Accused of raping a 9-year-old girl, Willie J. McCoy wa looking at hard time behind bars.
In addition to inflicting psychological wounds, McCoy, 41, had given the child gonorrhea.
But prison wouldn't be his destination. In the assembly line that is Baltimore's arraignment court, McCoy's case was handled in minutes.
Through an assistant public defender he met for the first time the day of his arraignment, McCoy plea-bargained his way to a 30-year suspended sentence and five years' probation.
One day after walking out of court a free man, McCoy violated his probation and disappeared.
McCoy's plea bargain provides a glimpse into the fast-forward pace of justice these days in the part of Baltimore Circuit Court that handles felony arraignments.
It is here, in a courtroom presided over by Judge Kenneth Lavon Johnson, that every person accused of a serious crime in the city comes to enter a plea. Suspected murderers and rapists, robbers and burglars, crack dealers and swindlers. Sometimes 60 defendants a day.
Critics say this crucial stage in the court system has become a machine churning out guilty pleas -- with the judge, prosecutors and public defenders all under pressure to keep the machine humming.
Several other of the 25 Circuit Court judges also approve plea bargains in criminal cases. But Johnson, because he oversees felony arraignments, has the opportunity to approve many more deals than do any of his colleagues.
Moreover, Johnson believes in using long, suspended sentences, coupled with probation, as an inducement so defendants will plead guilty. Most of the deals involve accused ,, drug dealers.
The defendants are warned, by Johnson and their lawyers, that if they violate probation, the judge will give them every day of their sentences.
The Evening Sun has found that:
* Plea bargaining -- the practice of exchanging leniency for guilty pleas -- has become a way of life in a judicial system choked with drug cases. Throughout Baltimore Circuit Court, guilty pleas decide more than 90 percent of the criminal cases that end in conviction or acquittal, court statistics show.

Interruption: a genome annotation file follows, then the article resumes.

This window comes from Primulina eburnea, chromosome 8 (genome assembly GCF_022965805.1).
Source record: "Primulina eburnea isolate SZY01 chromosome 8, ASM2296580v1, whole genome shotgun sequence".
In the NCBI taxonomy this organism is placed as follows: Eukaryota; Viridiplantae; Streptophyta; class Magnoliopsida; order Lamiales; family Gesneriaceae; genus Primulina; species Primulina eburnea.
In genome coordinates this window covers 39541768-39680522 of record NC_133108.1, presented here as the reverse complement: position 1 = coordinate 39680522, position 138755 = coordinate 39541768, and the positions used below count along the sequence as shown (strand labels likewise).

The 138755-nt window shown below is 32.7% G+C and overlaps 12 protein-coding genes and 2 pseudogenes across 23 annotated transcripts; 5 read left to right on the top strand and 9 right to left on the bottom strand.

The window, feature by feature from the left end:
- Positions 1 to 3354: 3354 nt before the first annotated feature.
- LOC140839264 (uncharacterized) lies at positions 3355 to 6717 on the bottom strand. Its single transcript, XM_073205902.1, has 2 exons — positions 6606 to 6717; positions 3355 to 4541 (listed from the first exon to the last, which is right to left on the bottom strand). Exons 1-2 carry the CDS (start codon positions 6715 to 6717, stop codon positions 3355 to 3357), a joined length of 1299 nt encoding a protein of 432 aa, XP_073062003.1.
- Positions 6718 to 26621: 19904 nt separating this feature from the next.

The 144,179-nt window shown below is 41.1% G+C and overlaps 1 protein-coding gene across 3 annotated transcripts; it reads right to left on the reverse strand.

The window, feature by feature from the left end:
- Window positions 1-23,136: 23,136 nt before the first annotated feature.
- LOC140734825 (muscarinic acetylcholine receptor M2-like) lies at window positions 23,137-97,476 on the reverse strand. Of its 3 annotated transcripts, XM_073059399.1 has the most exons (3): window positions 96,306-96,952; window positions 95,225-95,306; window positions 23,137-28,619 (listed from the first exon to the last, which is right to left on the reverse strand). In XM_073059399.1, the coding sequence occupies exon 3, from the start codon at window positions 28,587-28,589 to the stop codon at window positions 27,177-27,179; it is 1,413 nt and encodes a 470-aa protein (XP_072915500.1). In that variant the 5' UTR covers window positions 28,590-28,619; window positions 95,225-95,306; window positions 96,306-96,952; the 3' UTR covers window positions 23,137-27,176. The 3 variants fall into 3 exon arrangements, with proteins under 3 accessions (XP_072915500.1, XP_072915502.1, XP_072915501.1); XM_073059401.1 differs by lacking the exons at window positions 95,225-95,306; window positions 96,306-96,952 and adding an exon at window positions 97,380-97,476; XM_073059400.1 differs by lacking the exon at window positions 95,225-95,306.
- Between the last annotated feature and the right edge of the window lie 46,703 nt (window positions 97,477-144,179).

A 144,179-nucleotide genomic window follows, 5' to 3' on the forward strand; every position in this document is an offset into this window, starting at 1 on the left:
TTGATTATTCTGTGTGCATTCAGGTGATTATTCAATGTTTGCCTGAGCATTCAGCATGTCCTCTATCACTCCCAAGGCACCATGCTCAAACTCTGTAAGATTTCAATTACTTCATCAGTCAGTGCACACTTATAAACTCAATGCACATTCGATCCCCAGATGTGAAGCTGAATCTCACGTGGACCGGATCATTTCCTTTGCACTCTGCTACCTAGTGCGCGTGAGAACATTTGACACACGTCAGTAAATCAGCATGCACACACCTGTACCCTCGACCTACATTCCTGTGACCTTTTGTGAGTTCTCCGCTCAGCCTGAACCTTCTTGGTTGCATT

* Prosecutors spend little time trying cases; instead they trade reduced sentences for guilty pleas because there is not enough time, courtrooms or prison space to vigorously prosecute every accused criminal.
* Public defenders, pressured by a dwindling budget and caseloads that make adequate represention virtually impossible, see no alternative to wholesale plea-bargaining.
* Jury trials are rare events in the city, and across the nation. The Bureau of Justice Statistics in Washington reports that nine in 10 felony convictions are the result of guilty pleas, and the ratio holds true for Baltimore.
For every 100 criminal cases that enter Baltimore Circuit Court, just four go before a jury, according to court statistics covering 12,866 cases for the 15 months ending March 31.
The big statistical picture, however, offers little solace to the family of the 9-year-old girl McCoy raped in March 1990.
GIRL'S KIN CRITICIZE COURT
"Plea bargains are a cop-out," her grandmother says. "When a person is charged with a crime as bad as rape, especially the rape of a child, they should go to jail."
"This judge doesn't have any business on the bench," an aunt of the victim says angrily of Johnson. "Children in this country are being exploited and abused and nobody seems to care."
However, the state's case against McCoy was flawed: A delay in reporting the attack ruled out the gathering of physical evidence such as hair and sperm; and the victim was hesitant about confronting her attacker in court.
At the time of the crime, McCoy, an unemployed heroin abuser with a criminal record that includes drug, assault and robbery charges, was living with the girl's mother, who is also a drug addict.
While the mother gave birth to McCoy's son in a local hospital, the defendant baby-sat with the girl and her younger brother. McCoy admitted in court that one night he climbed into the girl's bed and raped her.
The family learned of the rape about a week after it happened, when a doctor at Johns Hopkins Hospital found that the girl had gonorrhea. The child then told of the assault.
"She said McCoy did it," says the grandmother. "She didn't want her mother to know it was actually him. She said he threatened to kill her little brother if she told."
COFFEE, AND FREEDOM
Over cups of coffee in a conference room, the judge discussed the case for several minutes with prosecutor Page Croyder and David Eaton, an assistant public defender, on the morning of McCoy's arraignment.
Johnson then agreed to accept a plea bargain: a 30-year suspended sentence in exchange for a guilty plea to second-degree rape and child abuse. Second-degree rape carries a maximum of 30 years; child abuse 15 years.
The offer was made for the first time shortly after McCoy had been led into Johnson's courtroom with a group of shackled defendants, most of whom were making appearances on drug-trafficking charges.